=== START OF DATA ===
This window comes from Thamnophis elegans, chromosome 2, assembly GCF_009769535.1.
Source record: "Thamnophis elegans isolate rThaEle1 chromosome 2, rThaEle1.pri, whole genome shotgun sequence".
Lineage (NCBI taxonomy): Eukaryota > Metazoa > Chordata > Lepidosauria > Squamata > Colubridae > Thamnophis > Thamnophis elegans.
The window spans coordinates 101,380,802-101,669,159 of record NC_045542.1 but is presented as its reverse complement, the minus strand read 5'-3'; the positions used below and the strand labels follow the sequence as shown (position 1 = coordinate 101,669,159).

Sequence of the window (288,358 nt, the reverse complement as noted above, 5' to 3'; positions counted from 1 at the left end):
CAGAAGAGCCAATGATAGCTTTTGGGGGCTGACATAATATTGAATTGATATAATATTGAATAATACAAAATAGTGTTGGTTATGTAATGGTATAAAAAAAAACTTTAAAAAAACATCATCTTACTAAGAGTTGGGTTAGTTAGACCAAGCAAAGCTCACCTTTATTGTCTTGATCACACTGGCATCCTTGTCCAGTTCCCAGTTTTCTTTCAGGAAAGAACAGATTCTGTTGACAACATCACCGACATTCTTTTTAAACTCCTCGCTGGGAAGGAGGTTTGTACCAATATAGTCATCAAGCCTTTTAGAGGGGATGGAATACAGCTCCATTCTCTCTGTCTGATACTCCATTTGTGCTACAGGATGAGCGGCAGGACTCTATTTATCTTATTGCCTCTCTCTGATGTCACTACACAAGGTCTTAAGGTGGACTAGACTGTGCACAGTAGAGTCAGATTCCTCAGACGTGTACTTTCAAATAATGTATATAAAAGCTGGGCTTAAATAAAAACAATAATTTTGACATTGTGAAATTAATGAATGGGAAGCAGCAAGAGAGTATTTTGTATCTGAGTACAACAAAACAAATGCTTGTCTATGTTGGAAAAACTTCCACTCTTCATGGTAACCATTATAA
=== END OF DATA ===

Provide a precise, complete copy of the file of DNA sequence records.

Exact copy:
This window comes from Thamnophis elegans, chromosome 2, assembly GCF_009769535.1.
Source record: "Thamnophis elegans isolate rThaEle1 chromosome 2, rThaEle1.pri, whole genome shotgun sequence".
Lineage (NCBI taxonomy): Eukaryota > Metazoa > Chordata > Lepidosauria > Squamata > Colubridae > Thamnophis > Thamnophis elegans.
The window spans coordinates 101,380,802-101,669,159 of record NC_045542.1 but is presented as its reverse complement, the minus strand read 5'-3'; the positions used below and the strand labels follow the sequence as shown (position 1 = coordinate 101,669,159).

Sequence of the window (288,358 nt, the reverse complement as noted above, 5' to 3'; positions counted from 1 at the left end):
CAGAAGAGCCAATGATAGCTTTTGGGGGCTGACATAATATTGAATTGATATAATATTGAATAATACAAAATAGTGTTGGTTATGTAATGGTATAAAAAAAAACTTTAAAAAAACATCATCTTACTAAGAGTTGGGTTAGTTAGACCAAGCAAAGCTCACCTTTATTGTCTTGATCACACTGGCATCCTTGTCCAGTTCCCAGTTTTCTTTCAGGAAAGAACAGATTCTGTTGACAACATCACCGACATTCTTTTTAAACTCCTCGCTGGGAAGGAGGTTTGTACCAATATAGTCATCAAGCCTTTTAGAGGGGATGGAATACAGCTCCATTCTCTCTGTCTGATACTCCATTTGTGCTACAGGATGAGCGGCAGGACTCTATTTATCTTATTGCCTCTCTCTGATGTCACTACACAAGGTCTTAAGGTGGACTAGACTGTGCACAGTAGAGTCAGATTCCTCAGACGTGTACTTTCAAATAATGTATATAAAAGCTGGGCTTAAATAAAAACAATAATTTTGACATTGTGAAATTAATGAATGGGAAGCAGCAAGAGAGTATTTTGTATCTGAGTACAACAAAACAAATGCTTGTCTATGTTGGAAAAACTTCCACTCTTCATGGTAACCATTATAA